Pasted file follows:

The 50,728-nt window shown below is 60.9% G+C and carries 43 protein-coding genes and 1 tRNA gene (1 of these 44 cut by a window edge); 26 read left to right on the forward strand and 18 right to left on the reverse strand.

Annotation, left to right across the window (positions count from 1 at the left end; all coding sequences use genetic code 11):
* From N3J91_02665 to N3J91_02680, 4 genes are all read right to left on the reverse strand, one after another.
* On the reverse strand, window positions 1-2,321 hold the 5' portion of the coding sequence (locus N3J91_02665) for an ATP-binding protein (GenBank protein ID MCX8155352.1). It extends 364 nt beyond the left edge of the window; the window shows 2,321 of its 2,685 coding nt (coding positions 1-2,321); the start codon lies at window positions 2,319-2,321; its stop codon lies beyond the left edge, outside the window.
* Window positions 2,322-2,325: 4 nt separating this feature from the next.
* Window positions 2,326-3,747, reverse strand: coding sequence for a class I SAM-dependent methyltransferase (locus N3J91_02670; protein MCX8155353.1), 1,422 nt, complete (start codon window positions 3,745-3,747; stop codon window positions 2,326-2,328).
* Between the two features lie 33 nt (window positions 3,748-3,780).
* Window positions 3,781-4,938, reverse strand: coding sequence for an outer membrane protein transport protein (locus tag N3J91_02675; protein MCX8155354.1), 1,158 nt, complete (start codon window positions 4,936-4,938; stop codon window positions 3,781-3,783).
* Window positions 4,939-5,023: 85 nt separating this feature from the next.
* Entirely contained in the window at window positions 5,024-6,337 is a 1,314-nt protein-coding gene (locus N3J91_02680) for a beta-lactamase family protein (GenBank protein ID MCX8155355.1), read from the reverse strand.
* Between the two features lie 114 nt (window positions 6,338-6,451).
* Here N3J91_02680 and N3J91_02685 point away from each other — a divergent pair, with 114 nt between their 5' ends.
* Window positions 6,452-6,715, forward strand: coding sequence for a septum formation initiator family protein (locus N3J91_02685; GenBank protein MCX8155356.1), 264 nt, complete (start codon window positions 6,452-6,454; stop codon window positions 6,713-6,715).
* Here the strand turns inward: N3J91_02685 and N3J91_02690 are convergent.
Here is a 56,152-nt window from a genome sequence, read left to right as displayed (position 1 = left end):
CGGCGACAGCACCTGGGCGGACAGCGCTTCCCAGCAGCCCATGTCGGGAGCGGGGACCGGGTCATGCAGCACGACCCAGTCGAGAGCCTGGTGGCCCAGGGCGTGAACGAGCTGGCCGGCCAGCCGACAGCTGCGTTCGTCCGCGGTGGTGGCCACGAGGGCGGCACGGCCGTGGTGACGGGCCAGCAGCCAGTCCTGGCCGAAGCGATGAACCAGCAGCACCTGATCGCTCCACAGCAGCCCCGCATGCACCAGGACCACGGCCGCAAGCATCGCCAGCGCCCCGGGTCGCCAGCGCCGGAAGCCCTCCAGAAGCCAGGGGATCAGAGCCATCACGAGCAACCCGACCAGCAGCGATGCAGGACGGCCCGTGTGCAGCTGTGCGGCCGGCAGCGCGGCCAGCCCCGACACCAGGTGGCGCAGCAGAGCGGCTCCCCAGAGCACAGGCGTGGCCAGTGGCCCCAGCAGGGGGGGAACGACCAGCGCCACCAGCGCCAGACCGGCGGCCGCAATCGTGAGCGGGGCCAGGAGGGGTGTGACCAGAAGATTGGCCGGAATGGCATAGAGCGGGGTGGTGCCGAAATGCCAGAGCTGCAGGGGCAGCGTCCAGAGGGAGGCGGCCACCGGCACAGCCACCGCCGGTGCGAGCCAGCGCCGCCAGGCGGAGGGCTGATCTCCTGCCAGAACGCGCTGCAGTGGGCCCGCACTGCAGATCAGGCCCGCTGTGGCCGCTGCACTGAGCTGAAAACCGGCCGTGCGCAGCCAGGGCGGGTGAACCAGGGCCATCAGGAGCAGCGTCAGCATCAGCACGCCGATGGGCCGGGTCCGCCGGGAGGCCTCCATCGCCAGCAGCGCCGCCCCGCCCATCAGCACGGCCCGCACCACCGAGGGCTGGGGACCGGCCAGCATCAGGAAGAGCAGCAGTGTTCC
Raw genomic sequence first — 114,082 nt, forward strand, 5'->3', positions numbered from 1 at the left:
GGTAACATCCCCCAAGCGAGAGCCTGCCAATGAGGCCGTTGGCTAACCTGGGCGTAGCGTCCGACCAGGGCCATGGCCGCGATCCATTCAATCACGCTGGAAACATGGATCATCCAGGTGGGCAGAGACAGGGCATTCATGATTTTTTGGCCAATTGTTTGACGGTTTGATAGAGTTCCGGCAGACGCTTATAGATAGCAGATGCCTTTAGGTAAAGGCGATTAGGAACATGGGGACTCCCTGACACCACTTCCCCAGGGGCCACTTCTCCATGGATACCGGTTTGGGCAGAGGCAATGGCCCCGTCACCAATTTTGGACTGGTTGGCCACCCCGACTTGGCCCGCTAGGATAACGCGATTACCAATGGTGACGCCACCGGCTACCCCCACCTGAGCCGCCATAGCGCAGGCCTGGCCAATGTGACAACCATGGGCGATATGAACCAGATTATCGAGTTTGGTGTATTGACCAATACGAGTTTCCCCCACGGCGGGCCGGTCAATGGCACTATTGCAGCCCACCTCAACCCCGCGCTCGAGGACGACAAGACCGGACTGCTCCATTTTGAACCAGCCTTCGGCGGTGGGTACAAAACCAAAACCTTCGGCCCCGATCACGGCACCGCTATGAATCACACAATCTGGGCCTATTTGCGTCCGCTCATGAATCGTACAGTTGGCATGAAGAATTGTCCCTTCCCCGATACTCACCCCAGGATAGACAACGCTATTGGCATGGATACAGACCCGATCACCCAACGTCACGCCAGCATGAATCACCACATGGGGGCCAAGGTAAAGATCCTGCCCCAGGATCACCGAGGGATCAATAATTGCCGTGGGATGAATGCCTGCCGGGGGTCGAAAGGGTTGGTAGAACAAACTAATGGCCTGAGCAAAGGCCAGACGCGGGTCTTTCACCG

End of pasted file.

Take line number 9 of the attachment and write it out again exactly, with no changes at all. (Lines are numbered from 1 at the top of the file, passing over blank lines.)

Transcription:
* Window positions 4,939-5,023: 85 nt separating this feature from the next.